SAN MATEO — Julian Nash measured his opening tee shot and ripped the ball down the fairway. The ball veered off course toward a eucalyptus tree, sending a pair of geese flapping madly for safety.
“Pretend the hole’s over there,” Nash said with a laugh. “Birdie!” a man shouted.
Nash is an avid golfer, but he was not playing golf on this windy spring afternoon. He was playing footgolf, an increasingly popular alternative that employs soccer balls and 21-inch cups.
The former professional soccer player stopped by Poplar Creek Golf Course in San Mateo earlier this month to inaugurate the Peninsula’s first 18-hole footgolf course, which runs alongside the traditional golf course and is 50 to 75 percent shorter, depending on a player’s ability.
Footgolf was born about a decade ago in the Netherlands and quickly spread to South America and the rest of Europe, said Harvey Silverman, an adviser for the American FootGolf League. The sport has now colonized the United States, where it’s made rapid gains in popularity.
“I think it’s remarkable, considering footgolf was only brought to the United States about four year ago and we now have around 475 courses,” said Silverman. “In 2015, we estimate that a million rounds of footgolf were played.”
Nash, who grew up in San Leandro and now resides in Burlingame, was introduced to footgolf a couple of years ago. He picked up the sport after playing a few years of Major League Soccer, including a brief stint with the San Jose Earthquakes.
He discovered it was a fun way to extend the life of his soccer skills while scratching his itch for competition. Nash has quickly become one of America’s best players, finishing high up the leaderboard in national and international tournaments.
“At the ripe old age of 33, things are starting to fall apart,” he said, “and this makes for a nice transition.”
Footgolf is also helping golf courses adapt to a changing sports landscape. Footgolf generated about $20 million in revenue in 2015, Silverman said, giving a shot in the arm to courses around the country that are struggling to cope with golf’s declining popularity.
Kevin Kobayashi is the general manager of Monarch Bay Golf Club in San Leandro, which established an 18-hole footgolf course two years ago.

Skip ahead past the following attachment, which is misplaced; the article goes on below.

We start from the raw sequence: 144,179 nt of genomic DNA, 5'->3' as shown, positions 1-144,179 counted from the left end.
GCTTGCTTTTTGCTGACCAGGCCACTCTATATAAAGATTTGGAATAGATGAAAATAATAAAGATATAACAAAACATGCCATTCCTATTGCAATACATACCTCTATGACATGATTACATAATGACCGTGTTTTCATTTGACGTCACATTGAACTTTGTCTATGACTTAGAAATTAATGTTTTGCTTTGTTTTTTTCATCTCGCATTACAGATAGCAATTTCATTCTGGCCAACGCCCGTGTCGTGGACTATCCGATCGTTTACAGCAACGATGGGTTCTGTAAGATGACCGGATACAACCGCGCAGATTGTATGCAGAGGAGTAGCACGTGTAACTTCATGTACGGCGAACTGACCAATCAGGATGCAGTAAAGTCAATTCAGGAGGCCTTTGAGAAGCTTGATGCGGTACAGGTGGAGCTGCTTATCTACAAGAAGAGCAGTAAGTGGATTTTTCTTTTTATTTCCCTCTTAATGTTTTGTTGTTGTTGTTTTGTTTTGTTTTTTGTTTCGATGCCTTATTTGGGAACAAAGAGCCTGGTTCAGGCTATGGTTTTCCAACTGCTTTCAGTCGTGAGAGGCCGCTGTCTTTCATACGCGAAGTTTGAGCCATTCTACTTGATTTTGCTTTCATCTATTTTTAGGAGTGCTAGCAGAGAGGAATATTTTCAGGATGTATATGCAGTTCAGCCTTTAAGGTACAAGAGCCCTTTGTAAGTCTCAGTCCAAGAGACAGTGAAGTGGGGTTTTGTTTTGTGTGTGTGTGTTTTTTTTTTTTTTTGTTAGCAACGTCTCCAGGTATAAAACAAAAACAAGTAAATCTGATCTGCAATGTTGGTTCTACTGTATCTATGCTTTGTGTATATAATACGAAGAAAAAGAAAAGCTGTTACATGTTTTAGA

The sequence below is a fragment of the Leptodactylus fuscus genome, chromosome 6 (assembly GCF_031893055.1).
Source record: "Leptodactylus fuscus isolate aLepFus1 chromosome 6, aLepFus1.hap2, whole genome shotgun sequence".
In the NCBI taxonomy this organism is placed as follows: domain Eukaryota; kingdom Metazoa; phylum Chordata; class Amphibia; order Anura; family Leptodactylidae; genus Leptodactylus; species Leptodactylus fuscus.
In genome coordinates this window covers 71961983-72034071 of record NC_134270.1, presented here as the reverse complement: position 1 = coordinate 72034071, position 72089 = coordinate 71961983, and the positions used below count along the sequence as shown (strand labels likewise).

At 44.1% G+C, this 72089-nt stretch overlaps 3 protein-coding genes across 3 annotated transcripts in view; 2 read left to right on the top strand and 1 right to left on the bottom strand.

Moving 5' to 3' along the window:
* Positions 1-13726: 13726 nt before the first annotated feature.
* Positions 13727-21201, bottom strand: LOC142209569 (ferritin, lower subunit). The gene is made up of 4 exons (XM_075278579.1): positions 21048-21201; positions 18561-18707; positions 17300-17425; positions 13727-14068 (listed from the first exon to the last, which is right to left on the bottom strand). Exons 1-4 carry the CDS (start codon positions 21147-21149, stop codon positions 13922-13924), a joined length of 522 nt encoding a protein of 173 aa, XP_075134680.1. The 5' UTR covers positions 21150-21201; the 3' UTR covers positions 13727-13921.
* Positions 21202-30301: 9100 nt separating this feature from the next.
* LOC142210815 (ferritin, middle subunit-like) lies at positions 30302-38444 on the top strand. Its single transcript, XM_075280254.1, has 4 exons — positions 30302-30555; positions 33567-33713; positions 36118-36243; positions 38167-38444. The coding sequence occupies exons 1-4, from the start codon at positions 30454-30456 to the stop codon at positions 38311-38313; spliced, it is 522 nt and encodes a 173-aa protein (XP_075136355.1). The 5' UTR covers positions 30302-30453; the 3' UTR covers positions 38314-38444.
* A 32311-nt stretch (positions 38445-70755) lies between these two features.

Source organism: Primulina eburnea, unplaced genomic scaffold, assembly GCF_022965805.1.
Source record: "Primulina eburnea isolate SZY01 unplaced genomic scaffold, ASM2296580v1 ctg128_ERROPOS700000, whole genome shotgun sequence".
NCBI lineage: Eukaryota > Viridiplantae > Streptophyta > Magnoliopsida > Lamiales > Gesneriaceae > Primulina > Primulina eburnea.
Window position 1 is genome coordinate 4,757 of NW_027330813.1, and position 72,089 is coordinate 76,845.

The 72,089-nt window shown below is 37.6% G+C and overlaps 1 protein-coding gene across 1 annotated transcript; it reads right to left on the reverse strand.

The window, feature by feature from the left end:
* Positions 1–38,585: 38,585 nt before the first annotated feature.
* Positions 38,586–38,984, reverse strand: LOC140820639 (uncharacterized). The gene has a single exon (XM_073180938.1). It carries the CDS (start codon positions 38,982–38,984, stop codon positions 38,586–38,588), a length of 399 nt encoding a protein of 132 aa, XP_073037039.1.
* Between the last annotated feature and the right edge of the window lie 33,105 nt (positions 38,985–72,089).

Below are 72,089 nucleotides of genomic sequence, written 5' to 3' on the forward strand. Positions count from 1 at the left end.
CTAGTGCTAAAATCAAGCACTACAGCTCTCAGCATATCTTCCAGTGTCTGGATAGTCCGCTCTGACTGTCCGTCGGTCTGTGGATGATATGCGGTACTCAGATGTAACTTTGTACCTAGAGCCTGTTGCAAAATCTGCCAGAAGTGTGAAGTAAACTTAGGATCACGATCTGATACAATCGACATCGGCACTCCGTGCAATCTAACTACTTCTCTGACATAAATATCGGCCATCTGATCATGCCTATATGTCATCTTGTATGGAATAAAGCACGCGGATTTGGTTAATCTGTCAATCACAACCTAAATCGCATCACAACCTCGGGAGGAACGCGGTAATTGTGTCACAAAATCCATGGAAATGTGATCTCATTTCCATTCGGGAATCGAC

“We’re a golf course first, so we didn’t want to displace any of our regular golfers,” said Kobayashi.
But the club also wanted to find a new generation of customers. Unlike the golf-obsessed baby-boom generation, Kobayashi said millennials tend not to spend their disposable income on club memberships and Big Bertha drivers.
“We’re getting new customers that we never would have gotten,” said Kobayashi, who hopes some of those people eventually pick up golf as well.
There are five footgolf courses in the Bay Area. Poplar Creek is the only one that’s certified by the American FootGolf League, which makes the course eligible to host tournaments.
That could be a boon for the city-owned course, which is running an annual budget deficit of $450,000. Tim Heck, manager of Poplar Creek, doesn’t have dollar signs in his eyes yet.
“We’re kind of dipping our toe in the water as far as seeing if we can have golfers and footgolfers coexist — and so far it seems to be working out well,” he said a few days into the experiment.
There are, of course, broad similarities between the sports, from rules to mannerisms. Footgolfers study their putts before tapping the ball home. They toss blades of grass in the air to test the wind. And they often wear knee-length argyle socks as a gesture to golf’s tradition of preppy attire.
Chris Chirico, 29, was one of the first members of the public drop in for a round April 1. He saw a sign advertising footgolf and made a reservation right away. Poplar Creek offers footgolf everyday after 4 p.m.
“I want it to stay, so I’d better support it as soon as I can,” said Chirico, a soccer coach at Abbott Middle School in San Mateo. “I think it will complement a lot of the soccer clubs and programs that we have here in the San Mateo area.”
Contact Aaron Kinney at 650-348-4357. Follow him at Twitter.com/kinneytimes.